predicates in each language and condition with regard to intentionality.
Table 1 summarizes the results of our analysis using Bott and Solstad’s broad classification
criteria (see Supplementary Materials for classification of individual items). This revealed two
general patterns: (i) SE and AP verbs are indeed distributed unequally between our SC and non-
SC categories, and (ii) this imbalance appears very similar in both languages. More specifically,
we found that all items in the SC condition, in both languages, allow an SE interpretation (SE or
AP/SE), while the majority of items in the non-SC condition, again in both languages, allow only
an AP interpretation. Given Bott and Solstad’s observation that SE verbs have stronger subject-
bias than AP verbs, the results from Experiment 1a (Korean) could thus be explained by
differences in thematic verb classes, broadly associated with different degrees of intentionality,
rather than explicitness of causative marking. On this explanation, however, the results from
23
Experiment 1b (English) remain unexplained: Despite a very similar and imbalanced distribution
of AP and SE predicates, we saw no significant differences in bias strength between the two
predicate types in Experiment 1b. This remains unexplained under an explanation relying on
differences in intentionality, at least to the extent that we were able to capture such differences
here. We therefore conclude that differences at the level of intentionality are a likely contributor
to the differences observed in Experiment 1a, the pattern of results across both experiments is not
fully explained by this factor alone, and that explicitness of causality marking is an additional
factor, and the one responsible for the cross-linguistic difference observed here. Future work
controlling more rigorously for more fine-grained differences at the level of verb semantics will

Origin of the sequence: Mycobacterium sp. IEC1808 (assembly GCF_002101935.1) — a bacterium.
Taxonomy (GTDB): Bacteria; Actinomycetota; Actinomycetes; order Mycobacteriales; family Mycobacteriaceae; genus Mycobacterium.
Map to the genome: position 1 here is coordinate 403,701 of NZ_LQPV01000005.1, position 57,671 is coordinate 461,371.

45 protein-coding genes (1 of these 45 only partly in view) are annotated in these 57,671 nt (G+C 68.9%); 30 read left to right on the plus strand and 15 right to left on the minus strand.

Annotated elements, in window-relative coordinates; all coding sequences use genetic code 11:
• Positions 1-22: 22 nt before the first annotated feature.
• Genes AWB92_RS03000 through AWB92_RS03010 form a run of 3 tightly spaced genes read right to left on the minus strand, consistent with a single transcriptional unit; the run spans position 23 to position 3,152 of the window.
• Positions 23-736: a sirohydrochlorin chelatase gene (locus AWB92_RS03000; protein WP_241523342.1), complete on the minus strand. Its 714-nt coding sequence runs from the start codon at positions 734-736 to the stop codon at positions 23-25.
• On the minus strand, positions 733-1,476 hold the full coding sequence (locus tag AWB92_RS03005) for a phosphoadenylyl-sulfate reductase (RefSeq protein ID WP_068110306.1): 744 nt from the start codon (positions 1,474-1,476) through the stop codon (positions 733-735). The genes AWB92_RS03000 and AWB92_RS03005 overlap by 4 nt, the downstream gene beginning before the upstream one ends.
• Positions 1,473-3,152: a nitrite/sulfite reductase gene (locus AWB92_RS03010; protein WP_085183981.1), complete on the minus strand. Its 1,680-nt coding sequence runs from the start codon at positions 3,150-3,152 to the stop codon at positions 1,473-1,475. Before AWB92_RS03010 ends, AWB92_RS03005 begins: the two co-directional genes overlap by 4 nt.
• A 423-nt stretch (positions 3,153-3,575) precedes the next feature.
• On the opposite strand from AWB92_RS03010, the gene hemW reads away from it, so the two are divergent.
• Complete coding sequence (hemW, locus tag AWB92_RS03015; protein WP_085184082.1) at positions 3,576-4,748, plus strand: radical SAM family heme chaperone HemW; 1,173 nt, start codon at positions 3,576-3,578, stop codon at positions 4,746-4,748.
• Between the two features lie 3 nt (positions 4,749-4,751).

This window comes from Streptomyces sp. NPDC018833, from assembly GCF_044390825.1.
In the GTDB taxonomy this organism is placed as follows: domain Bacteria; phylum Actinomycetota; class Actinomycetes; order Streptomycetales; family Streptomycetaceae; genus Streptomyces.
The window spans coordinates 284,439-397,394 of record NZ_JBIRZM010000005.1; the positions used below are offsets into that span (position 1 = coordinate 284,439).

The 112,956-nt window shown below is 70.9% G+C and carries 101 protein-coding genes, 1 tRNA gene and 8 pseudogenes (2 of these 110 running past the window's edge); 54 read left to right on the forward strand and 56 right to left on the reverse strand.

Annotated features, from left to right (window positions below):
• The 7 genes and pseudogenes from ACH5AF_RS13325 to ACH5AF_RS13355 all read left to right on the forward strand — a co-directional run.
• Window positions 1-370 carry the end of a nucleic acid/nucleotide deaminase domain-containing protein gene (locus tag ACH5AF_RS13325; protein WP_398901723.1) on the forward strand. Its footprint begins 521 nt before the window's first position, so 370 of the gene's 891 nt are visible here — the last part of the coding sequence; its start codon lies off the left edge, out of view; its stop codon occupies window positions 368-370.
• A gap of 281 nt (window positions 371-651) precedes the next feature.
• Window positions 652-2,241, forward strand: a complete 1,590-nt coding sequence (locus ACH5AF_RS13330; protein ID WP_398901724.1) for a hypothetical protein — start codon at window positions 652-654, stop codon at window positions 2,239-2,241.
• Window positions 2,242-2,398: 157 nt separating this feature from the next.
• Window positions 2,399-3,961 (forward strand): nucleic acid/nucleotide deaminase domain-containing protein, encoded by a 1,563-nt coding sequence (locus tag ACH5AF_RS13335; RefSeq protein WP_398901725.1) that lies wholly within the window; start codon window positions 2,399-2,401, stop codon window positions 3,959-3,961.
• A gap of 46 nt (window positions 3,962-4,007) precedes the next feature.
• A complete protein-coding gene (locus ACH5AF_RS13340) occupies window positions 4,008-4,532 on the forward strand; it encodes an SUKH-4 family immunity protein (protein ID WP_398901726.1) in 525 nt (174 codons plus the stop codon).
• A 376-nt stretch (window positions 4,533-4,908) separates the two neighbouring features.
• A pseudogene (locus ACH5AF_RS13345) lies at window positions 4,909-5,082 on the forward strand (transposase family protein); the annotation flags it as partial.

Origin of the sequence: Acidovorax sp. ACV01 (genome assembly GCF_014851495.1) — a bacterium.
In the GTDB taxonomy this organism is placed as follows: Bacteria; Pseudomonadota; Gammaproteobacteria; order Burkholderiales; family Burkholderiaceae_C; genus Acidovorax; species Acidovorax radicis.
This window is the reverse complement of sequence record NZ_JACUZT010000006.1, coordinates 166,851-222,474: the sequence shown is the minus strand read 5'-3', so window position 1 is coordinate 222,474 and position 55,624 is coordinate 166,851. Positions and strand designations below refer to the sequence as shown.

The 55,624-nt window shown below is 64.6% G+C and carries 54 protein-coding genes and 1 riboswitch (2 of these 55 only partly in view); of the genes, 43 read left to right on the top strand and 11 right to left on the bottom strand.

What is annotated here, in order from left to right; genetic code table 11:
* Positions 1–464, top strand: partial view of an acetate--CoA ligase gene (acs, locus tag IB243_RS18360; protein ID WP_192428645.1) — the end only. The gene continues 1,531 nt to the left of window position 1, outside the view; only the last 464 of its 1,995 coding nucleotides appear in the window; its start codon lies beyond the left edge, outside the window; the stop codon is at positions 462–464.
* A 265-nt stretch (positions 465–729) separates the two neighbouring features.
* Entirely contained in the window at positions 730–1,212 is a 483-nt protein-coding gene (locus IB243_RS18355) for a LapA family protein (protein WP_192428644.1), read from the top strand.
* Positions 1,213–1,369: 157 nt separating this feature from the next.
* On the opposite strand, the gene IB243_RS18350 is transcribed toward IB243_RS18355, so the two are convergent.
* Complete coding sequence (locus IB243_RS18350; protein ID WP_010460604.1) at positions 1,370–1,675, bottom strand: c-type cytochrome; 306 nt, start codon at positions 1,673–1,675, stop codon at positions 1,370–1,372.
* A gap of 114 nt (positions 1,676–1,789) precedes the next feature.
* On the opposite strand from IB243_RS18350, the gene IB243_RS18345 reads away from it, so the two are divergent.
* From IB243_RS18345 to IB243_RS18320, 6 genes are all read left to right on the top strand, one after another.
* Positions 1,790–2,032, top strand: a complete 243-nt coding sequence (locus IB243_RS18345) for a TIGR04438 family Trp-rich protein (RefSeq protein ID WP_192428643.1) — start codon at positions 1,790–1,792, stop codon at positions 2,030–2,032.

be needed to further tease apart the respective roles of these factors on referential biases.
Table 1. Distribution of thematic verb types by Language/Experiment (Korean, English) and
Predicate Type (SC, non-SC) following Bott and Solstad’s (2014) diagnostics.
SC (k=20)
non-SC (k=20)
Experiment 1a
(Korean)
AP:
AP/SE:
SE:
0
13
7
16
4
0
Experiment 1b
(English)
AP:
AP/SE:
SE:
0
12
8
14
6
0
While the precise reason(s) for the cross-linguistic differences in bias strength we observed
in Experiment 1 cannot be fully resolved here, what is critical for our investigation of cross-
24
linguistic activation in bilingual processing is that these cross-linguistic differences exist.
Previous cross-linguistic work on IC biases has found that differences in the direction of bias
(subject- vs object-bias) align with thematic verb classes fairly consistently across languages
(Hartshorne et al., 2013). More subtle differences, however, have been observed even between
cognates in closely related languages (Bott & Solstad, 2014). The findings from Experiment 1
present a further instance of subtle cross-linguistic differences in this domain, thereby providing
an ideal scenario for investigating the effects of lemmatic transfer beyond individual words.
More specifically, the observed cross-linguistic differences allow us to test whether the stronger
subject-bias associated with SC predicates in Korean is activated and affects referential choices
when Korean-English bilinguals read sentences in English. If this is the case, the prediction is
that bilinguals, but not native English speakers, will show a stronger bias to remention the
subject with English translation correspondents of Korean SC predicates than with English
counterparts of Korean non-SC predicates. We test this prediction in Experiment 2.
Experiment 2: Korean learners’ referential biases in L2 English